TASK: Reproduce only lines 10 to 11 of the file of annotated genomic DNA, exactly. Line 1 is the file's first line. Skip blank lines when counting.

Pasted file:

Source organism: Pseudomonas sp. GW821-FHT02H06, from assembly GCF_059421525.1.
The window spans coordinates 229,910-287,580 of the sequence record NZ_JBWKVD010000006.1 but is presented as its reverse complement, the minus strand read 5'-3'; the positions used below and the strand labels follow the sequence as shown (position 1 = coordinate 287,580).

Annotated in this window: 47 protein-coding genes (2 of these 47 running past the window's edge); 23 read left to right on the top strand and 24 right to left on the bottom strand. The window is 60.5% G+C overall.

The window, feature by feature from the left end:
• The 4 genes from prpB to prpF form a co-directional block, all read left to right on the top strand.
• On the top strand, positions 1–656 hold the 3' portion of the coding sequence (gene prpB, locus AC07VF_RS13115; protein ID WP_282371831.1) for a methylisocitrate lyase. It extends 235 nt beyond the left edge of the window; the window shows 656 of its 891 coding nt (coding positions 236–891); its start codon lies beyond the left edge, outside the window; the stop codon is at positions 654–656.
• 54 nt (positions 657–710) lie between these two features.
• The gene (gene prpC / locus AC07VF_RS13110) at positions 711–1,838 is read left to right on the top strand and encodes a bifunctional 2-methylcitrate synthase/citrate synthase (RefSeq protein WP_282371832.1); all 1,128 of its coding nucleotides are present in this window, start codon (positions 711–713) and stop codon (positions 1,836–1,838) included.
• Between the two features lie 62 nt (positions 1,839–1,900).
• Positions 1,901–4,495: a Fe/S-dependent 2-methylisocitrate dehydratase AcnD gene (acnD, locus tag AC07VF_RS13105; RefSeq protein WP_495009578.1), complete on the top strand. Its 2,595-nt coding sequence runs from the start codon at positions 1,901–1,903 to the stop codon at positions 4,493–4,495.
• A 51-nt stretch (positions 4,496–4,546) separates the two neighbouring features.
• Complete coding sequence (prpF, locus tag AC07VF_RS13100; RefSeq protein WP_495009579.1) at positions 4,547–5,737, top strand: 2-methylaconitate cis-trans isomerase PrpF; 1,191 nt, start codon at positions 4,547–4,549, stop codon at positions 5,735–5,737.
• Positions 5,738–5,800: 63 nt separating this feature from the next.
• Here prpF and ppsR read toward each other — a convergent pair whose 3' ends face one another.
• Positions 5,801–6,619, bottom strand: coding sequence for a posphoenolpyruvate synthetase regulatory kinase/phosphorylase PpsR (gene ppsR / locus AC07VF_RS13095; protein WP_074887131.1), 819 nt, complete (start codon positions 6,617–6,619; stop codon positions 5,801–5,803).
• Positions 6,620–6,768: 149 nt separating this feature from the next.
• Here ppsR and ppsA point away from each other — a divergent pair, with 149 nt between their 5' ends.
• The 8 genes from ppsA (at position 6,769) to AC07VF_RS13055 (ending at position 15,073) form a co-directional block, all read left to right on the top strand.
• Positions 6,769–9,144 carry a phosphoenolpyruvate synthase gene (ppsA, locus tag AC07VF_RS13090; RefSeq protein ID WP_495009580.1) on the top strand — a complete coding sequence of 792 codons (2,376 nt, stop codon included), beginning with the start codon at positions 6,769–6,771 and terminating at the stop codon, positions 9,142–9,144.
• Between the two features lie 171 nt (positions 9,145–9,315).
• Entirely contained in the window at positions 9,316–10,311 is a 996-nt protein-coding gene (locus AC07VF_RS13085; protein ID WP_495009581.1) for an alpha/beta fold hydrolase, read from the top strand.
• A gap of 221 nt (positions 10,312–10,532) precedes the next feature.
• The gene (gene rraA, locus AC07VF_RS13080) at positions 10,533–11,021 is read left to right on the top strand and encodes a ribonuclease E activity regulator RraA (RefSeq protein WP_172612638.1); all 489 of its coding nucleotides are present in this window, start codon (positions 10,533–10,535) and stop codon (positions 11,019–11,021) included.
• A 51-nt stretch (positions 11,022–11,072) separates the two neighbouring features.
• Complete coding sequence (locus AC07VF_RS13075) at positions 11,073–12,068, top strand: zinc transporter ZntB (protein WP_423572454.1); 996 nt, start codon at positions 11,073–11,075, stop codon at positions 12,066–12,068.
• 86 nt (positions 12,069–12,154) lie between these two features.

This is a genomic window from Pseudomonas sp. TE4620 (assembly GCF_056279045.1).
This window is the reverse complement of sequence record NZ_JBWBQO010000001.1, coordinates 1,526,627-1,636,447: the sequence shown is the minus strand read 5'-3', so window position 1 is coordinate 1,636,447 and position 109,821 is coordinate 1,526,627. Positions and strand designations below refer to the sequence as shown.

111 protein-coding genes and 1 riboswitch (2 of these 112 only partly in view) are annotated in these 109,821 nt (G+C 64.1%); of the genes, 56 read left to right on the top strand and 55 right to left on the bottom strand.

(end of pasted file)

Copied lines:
• Positions 1,901–4,495: a Fe/S-dependent 2-methylisocitrate dehydratase AcnD gene (acnD, locus tag AC07VF_RS13105; RefSeq protein WP_495009578.1), complete on the top strand. Its 2,595-nt coding sequence runs from the start codon at positions 1,901–1,903 to the stop codon at positions 4,493–4,495.
• A 51-nt stretch (positions 4,496–4,546) separates the two neighbouring features.